Right Sizing Safety Stock and Effectively Managing Inventory Using Forecastability
Author(s)Pan, Ni; Sweeney, Jamie
In a commodity consumer product business, such as bottled water, the customer has the power. Therefore, the business incurs whatever cost necessary to meet demand. To reduce the cost of fulfilling demand and of stockout, businesses must thoughtfully set inventory safety stock levels to compensate for potential spikes in demand. The purpose of this capstone is to analyze the current inventory strategy and its effectiveness of the sponsor, a bottled water company. The team worked to explore the drivers of supply and demand variability to identify potential improvements in inventory management, which could reduce cost while maintaining service levels. The team analyzed the customer demand, production demand, strategic forecast, and inventory on hand for over 100 stock keeping units (SKUs) in a specific geographic region over the last three years. As a result of the analysis, the team proposes SKU segmentation by forecastability and appropriate safety stock calculation using the standard deviation of forecast errors. This method of calculating safety stock, as compared to the sponsor’s current approach, reveals a clear opportunity to reduce the inventory by 28% for SKUs with predictable and positive demand. Another key finding is the opportunity to reduce the order quantities when the annual forecasted demand of a SKU is below an identified threshold. Lastly, the team recommends increasing the inventory level kept at supplier consignment to further minimize the risk of stockout at low cost due to consignment agreements. To further and continuously improve inventory position and service levels, the team recommends a quarterly strategic inventory review to adapt strategy as business needs and requirements shift.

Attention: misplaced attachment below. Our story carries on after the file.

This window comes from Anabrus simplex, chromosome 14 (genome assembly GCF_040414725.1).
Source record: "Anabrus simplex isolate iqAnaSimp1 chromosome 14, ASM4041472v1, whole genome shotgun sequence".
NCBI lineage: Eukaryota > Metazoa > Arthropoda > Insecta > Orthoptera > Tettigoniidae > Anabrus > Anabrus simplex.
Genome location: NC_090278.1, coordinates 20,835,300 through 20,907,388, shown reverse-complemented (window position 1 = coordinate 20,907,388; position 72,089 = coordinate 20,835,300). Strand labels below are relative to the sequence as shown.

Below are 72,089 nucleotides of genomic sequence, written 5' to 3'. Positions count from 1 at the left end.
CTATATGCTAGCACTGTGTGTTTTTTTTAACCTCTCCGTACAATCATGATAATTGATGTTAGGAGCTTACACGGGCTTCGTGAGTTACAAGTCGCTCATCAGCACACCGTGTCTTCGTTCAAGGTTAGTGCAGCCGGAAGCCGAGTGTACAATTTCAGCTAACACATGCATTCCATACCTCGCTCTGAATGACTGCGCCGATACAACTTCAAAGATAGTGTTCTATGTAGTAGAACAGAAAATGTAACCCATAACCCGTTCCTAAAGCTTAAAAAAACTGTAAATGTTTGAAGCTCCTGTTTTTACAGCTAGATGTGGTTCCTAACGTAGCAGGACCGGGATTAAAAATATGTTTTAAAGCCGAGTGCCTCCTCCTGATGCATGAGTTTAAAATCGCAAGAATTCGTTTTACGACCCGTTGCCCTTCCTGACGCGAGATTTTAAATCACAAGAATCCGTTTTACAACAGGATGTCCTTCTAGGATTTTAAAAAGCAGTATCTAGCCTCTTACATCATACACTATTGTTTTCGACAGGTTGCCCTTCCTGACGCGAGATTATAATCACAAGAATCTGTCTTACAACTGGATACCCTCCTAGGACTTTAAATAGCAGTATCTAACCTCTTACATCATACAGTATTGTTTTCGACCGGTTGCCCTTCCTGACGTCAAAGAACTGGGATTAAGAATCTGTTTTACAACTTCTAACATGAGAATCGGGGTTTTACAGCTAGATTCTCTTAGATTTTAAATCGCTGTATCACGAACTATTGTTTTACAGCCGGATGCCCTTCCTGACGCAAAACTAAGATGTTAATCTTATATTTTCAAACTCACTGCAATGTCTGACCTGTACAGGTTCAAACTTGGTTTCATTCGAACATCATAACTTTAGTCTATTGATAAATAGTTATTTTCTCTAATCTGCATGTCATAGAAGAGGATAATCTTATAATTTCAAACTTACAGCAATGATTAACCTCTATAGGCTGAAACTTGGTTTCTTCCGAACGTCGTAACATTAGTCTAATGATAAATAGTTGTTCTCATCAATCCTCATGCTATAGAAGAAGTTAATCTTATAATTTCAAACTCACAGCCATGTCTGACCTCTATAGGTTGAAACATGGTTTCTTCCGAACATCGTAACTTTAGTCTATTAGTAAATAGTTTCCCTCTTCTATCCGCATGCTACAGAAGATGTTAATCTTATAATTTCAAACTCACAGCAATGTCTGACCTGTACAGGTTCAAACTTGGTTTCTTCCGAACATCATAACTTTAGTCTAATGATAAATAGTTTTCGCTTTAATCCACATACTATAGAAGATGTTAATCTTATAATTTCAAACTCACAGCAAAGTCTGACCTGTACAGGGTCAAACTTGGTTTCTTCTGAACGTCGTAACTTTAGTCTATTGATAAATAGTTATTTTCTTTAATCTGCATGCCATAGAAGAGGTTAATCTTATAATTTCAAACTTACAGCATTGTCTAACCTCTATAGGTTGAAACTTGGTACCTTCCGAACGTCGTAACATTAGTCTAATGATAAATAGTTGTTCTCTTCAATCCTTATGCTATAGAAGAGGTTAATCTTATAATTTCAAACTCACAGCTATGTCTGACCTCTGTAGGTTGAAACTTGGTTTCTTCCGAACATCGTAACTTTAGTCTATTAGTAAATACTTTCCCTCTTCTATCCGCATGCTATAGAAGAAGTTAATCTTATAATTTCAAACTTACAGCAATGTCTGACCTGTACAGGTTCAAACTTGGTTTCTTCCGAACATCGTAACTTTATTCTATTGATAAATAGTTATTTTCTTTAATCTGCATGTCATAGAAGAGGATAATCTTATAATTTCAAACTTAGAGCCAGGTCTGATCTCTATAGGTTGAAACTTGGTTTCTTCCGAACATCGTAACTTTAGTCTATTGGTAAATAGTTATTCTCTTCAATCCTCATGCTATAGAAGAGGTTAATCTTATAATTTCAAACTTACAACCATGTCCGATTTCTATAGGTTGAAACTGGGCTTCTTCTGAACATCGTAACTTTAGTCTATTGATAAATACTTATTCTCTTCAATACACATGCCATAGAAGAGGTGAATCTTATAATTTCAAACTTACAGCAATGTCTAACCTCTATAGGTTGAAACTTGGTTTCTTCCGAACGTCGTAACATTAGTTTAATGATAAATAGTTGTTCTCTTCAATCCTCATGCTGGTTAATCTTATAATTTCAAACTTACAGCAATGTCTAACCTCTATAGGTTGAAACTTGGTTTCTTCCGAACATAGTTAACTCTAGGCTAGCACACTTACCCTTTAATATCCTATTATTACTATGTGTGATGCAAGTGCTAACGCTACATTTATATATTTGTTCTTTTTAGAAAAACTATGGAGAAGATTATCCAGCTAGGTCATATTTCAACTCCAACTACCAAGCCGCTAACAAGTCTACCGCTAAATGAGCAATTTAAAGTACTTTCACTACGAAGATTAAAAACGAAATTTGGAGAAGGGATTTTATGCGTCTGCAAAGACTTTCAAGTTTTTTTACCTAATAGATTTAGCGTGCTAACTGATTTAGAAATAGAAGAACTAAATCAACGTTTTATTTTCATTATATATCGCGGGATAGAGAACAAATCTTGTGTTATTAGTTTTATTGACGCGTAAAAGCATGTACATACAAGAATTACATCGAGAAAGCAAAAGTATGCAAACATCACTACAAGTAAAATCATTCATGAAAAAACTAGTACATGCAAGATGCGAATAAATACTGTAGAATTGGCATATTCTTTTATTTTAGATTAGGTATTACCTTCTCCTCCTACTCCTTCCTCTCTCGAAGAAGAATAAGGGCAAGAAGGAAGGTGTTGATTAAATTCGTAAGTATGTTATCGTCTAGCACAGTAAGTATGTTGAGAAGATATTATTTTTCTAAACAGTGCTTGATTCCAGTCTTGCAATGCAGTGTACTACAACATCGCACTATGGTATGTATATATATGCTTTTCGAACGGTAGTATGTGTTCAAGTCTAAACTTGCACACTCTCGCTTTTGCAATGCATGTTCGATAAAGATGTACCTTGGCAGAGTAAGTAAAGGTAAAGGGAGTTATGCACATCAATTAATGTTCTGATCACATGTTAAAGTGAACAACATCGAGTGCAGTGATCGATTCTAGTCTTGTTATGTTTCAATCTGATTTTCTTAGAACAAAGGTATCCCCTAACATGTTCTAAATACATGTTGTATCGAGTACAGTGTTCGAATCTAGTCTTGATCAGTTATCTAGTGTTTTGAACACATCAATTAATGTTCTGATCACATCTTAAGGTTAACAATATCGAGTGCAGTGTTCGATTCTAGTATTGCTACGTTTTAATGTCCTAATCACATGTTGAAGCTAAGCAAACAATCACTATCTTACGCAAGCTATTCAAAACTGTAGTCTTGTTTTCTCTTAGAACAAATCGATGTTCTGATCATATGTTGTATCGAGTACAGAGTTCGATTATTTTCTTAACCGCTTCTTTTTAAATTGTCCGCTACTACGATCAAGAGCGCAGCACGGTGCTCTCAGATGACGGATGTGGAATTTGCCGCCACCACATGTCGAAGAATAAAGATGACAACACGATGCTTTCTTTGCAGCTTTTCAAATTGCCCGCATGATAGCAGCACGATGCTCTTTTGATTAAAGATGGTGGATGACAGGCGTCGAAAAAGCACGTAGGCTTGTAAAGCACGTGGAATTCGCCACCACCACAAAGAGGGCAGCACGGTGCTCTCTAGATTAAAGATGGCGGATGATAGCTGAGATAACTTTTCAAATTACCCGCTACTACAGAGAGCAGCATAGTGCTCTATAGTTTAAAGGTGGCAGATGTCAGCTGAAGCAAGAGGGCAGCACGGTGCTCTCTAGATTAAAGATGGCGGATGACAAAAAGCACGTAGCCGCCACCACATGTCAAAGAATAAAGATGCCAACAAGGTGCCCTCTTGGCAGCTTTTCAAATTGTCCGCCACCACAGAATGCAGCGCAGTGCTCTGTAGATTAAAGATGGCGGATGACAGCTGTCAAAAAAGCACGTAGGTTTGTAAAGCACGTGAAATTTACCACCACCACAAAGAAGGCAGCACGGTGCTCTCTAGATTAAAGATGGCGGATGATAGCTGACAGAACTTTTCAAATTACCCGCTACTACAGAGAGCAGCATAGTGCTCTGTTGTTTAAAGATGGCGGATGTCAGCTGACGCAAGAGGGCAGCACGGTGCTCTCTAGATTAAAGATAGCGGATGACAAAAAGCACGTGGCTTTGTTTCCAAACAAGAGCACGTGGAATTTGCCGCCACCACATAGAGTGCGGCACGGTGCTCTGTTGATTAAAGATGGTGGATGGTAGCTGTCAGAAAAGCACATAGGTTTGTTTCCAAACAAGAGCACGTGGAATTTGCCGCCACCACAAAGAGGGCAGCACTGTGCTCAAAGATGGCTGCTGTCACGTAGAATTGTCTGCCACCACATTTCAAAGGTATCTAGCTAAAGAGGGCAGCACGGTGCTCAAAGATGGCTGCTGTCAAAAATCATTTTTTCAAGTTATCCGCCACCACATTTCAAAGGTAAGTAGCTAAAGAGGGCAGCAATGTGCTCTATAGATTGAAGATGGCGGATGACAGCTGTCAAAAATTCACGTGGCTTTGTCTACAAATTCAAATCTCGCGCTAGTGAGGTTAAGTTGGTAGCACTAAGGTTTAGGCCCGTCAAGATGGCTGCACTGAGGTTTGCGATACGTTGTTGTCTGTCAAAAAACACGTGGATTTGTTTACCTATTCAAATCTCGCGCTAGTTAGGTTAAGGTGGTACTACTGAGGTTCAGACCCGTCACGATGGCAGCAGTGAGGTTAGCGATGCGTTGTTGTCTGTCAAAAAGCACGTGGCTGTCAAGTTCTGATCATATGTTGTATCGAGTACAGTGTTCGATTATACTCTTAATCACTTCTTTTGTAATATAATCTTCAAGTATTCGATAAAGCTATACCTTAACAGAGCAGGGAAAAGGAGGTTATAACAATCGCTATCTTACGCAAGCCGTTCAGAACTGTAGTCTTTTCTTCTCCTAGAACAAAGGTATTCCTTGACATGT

inventory management, procurement, supply chain strategy